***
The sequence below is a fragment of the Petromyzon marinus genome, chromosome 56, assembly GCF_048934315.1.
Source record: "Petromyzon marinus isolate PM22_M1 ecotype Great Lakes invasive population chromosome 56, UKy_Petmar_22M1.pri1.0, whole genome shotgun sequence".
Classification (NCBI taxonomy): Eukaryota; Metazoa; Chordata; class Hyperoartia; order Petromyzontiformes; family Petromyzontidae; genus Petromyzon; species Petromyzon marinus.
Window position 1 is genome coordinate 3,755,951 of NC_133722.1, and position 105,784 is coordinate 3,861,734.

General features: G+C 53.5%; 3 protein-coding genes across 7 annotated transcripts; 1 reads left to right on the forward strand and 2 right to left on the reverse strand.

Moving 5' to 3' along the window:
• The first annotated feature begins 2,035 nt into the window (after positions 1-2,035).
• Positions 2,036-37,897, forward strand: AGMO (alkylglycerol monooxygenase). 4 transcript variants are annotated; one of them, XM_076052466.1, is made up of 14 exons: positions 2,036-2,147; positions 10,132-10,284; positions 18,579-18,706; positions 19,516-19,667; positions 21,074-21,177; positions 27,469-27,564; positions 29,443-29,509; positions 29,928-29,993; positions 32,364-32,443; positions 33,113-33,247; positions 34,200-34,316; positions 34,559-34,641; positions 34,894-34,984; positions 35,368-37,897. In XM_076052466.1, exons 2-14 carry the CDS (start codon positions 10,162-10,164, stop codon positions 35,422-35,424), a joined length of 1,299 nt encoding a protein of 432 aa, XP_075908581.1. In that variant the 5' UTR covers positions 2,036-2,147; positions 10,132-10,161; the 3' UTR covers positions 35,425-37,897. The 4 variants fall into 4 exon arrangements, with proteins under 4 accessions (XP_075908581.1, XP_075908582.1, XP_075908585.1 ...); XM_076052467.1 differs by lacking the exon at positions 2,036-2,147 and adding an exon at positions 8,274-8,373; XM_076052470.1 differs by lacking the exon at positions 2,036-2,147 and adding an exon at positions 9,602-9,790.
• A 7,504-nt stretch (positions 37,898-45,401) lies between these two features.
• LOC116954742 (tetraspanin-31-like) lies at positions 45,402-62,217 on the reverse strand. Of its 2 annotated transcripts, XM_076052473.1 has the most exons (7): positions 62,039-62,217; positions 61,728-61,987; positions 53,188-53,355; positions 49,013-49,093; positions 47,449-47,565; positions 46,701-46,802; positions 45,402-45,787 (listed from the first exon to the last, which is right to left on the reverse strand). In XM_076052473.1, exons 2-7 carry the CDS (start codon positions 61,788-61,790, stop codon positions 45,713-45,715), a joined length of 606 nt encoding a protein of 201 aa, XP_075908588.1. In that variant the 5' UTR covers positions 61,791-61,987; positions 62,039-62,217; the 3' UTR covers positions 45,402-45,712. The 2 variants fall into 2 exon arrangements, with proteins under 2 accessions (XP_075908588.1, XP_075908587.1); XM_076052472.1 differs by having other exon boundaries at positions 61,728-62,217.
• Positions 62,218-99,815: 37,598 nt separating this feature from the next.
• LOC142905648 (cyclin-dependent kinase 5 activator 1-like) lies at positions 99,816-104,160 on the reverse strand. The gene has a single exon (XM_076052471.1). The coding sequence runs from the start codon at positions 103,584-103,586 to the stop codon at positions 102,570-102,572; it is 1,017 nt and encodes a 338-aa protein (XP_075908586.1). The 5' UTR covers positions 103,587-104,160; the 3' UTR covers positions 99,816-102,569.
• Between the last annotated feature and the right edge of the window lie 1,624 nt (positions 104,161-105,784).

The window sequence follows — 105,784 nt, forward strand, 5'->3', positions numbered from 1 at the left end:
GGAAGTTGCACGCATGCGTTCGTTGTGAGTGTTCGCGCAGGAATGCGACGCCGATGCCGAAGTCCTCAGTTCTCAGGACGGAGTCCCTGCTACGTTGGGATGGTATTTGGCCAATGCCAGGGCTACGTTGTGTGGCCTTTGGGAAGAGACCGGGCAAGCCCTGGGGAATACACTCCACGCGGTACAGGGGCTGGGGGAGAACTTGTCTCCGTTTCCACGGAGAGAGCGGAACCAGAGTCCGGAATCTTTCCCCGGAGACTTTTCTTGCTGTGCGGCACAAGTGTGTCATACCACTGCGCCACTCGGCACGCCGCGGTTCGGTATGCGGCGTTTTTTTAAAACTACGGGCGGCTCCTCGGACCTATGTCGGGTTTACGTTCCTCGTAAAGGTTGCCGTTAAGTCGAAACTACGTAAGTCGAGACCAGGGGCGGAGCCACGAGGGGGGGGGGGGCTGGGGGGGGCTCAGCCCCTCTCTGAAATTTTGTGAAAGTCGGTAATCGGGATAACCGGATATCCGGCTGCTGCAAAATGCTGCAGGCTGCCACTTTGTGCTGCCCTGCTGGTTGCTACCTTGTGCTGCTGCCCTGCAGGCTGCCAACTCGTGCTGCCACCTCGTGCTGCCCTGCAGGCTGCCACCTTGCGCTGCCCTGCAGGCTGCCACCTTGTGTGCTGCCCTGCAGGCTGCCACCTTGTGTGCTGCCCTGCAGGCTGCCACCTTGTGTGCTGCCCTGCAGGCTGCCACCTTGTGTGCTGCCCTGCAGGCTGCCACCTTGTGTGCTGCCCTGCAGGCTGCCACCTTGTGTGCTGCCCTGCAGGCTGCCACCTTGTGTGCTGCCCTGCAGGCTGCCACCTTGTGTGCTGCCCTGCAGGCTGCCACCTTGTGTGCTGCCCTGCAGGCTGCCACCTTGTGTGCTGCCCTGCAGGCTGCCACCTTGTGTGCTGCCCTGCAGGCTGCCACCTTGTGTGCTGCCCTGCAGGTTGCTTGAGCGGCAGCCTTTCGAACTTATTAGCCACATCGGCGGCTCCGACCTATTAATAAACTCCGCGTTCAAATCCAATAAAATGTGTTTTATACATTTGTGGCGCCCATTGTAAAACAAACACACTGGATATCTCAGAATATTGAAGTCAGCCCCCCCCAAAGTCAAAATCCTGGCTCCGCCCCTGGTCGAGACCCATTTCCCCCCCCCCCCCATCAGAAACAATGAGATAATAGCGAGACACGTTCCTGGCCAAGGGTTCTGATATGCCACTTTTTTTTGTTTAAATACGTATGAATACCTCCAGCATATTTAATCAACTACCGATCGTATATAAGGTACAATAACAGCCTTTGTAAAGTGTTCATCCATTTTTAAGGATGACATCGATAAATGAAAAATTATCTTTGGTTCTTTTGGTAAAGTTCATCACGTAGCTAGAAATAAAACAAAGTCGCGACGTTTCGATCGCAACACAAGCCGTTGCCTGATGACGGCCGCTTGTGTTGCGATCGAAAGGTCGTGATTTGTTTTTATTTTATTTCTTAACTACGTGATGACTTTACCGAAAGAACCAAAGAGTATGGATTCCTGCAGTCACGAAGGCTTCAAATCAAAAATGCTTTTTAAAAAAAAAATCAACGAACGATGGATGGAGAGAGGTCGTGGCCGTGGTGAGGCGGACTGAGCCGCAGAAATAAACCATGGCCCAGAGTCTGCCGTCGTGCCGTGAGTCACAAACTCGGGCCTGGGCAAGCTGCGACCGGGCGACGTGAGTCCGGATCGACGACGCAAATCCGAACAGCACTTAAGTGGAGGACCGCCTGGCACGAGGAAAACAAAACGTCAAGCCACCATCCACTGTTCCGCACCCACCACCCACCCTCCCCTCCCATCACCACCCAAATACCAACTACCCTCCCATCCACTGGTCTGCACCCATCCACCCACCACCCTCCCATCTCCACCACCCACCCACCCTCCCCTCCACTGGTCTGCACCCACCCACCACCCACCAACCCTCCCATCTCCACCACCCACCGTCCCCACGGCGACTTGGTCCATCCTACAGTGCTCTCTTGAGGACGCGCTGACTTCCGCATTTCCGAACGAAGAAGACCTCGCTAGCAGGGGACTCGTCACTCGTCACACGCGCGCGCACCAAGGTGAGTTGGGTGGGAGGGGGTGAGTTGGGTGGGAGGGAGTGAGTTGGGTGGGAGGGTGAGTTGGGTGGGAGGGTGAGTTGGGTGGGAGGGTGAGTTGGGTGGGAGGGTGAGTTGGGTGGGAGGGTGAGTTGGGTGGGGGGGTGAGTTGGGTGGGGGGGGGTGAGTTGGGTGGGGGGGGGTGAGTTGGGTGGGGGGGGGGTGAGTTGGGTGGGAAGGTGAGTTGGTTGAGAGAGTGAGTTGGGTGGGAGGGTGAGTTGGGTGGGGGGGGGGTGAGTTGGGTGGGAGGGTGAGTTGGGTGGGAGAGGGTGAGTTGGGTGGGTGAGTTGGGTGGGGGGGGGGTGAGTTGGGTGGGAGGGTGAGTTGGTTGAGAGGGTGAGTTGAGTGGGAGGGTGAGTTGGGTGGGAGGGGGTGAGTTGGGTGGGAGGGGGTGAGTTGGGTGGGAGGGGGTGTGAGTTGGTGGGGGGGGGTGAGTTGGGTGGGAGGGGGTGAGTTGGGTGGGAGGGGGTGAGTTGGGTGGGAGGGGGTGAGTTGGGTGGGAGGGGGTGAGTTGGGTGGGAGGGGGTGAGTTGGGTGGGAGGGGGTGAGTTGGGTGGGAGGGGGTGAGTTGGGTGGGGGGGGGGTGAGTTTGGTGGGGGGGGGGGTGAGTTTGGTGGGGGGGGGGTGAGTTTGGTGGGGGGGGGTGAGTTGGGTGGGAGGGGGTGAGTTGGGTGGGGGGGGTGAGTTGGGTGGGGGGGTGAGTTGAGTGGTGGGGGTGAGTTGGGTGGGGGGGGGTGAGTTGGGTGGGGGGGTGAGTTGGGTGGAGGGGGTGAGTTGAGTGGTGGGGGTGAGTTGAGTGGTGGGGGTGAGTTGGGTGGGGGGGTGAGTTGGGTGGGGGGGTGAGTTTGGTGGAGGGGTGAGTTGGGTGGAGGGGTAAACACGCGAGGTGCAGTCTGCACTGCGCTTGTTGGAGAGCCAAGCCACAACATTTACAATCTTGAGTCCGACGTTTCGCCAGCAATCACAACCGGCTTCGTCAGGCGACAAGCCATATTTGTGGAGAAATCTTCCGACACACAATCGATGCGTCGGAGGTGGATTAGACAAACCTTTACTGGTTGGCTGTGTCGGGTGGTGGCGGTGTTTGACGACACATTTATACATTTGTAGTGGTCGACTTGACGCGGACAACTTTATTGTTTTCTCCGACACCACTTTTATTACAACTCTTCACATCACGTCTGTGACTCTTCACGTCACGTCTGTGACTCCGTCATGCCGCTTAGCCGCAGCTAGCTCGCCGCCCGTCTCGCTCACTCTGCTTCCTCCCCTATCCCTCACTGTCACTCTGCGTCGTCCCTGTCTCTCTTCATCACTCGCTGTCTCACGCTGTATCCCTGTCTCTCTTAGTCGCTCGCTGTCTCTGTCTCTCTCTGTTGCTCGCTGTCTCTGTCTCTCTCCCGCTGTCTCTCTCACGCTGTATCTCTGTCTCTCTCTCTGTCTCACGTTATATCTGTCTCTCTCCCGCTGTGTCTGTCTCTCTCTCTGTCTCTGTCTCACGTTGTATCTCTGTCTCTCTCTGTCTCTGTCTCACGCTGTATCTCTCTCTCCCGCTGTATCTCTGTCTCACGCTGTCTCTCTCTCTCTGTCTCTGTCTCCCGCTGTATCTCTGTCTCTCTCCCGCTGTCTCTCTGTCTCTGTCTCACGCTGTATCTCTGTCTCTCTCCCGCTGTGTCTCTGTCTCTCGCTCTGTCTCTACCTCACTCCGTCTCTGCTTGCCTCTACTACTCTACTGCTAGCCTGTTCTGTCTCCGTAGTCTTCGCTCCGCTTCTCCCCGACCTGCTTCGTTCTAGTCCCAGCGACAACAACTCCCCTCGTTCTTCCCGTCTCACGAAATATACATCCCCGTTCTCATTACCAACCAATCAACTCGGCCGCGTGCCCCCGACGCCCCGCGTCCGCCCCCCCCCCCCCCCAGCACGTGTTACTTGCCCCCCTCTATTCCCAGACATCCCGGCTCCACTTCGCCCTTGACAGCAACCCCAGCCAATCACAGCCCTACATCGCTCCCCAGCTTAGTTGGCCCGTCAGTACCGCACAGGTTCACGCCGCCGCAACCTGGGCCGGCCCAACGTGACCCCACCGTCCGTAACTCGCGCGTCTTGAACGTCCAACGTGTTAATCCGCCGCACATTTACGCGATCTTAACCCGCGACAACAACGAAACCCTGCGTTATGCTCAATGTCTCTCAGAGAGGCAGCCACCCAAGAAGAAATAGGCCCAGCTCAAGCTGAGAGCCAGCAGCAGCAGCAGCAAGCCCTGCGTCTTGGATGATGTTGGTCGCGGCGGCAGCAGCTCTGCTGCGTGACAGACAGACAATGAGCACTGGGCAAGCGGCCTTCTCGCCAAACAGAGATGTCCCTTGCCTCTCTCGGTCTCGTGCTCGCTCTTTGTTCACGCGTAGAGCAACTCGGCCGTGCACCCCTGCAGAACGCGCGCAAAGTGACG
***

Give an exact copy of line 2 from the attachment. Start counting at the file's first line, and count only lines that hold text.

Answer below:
Source record: "Petromyzon marinus isolate PM22_M1 ecotype Great Lakes invasive population chromosome 56, UKy_Petmar_22M1.pri1.0, whole genome shotgun sequence".